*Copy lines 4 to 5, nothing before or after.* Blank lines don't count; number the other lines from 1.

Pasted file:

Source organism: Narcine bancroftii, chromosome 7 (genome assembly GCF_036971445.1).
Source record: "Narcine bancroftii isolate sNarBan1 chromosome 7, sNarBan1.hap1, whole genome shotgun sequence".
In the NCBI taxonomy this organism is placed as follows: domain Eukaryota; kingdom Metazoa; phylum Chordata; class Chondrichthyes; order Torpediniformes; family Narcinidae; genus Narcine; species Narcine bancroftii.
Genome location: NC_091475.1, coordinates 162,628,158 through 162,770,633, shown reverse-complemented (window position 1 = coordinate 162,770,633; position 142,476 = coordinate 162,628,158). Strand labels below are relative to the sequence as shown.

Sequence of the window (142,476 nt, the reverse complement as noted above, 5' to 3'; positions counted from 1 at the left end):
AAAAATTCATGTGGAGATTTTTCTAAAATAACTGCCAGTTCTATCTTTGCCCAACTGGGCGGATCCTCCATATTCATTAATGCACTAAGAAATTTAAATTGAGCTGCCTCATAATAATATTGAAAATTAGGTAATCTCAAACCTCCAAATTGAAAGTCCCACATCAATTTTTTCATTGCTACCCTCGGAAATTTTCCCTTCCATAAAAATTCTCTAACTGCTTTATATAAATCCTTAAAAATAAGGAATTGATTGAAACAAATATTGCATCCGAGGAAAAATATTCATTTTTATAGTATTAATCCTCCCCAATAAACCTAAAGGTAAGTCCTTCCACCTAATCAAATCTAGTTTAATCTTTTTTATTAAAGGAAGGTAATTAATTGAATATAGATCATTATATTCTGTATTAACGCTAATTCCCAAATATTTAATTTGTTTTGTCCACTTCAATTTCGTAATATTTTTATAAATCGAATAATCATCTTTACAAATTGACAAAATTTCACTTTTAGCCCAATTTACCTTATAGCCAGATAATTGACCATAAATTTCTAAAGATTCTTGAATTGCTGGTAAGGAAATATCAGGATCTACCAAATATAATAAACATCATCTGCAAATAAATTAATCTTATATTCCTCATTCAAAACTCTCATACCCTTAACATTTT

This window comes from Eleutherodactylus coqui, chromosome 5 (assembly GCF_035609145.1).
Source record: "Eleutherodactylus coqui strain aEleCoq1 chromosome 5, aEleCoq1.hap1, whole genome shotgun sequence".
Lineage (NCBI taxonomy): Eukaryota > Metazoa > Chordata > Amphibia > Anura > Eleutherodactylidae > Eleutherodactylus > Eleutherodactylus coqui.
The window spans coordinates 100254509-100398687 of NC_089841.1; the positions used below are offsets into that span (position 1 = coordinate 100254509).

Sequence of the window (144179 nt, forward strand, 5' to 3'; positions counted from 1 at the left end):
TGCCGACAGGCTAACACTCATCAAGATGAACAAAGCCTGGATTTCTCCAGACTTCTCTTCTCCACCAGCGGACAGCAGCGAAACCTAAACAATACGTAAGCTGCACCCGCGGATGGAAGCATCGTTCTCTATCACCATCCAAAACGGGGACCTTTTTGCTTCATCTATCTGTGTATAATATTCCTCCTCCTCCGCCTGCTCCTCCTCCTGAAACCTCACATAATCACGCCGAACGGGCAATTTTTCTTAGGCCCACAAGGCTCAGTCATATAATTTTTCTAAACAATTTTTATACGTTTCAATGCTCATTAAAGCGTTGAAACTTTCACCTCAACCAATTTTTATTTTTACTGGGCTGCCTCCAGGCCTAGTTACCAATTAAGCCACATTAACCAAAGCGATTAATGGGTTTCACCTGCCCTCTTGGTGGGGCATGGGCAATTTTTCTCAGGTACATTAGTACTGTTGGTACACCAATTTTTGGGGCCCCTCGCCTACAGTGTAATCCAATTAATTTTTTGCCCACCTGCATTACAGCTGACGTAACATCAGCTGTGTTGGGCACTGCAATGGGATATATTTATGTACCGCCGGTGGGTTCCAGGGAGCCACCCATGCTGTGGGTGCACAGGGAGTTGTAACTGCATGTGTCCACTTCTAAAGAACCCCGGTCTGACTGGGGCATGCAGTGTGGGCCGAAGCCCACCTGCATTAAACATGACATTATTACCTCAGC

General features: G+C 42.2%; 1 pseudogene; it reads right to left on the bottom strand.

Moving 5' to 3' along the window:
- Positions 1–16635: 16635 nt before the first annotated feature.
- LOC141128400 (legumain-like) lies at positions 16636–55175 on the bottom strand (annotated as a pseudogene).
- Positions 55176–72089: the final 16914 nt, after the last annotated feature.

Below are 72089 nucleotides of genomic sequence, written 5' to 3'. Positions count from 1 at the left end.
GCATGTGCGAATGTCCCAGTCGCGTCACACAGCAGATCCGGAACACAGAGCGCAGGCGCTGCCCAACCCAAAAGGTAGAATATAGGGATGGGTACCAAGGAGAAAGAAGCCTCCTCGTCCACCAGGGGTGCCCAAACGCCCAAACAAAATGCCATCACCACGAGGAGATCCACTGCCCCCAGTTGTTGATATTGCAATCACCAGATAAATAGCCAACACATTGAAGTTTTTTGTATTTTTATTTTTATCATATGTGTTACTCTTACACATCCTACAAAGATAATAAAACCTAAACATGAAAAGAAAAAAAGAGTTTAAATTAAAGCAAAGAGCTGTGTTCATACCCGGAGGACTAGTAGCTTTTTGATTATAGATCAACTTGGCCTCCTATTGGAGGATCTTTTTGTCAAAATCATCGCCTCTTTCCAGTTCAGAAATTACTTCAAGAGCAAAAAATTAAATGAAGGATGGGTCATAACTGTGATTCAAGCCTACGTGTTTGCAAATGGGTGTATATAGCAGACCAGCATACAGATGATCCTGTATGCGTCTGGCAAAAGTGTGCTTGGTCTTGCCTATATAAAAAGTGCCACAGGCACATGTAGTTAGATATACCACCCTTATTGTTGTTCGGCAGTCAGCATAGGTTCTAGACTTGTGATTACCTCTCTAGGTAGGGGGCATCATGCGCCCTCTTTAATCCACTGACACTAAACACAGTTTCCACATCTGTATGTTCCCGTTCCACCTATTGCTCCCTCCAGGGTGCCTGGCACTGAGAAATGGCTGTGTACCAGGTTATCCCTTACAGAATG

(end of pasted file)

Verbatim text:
Genome location: NC_091475.1, coordinates 162,628,158 through 162,770,633, shown reverse-complemented (window position 1 = coordinate 162,770,633; position 142,476 = coordinate 162,628,158). Strand labels below are relative to the sequence as shown.

Sequence of the window (142,476 nt, the reverse complement as noted above, 5' to 3'; positions counted from 1 at the left end):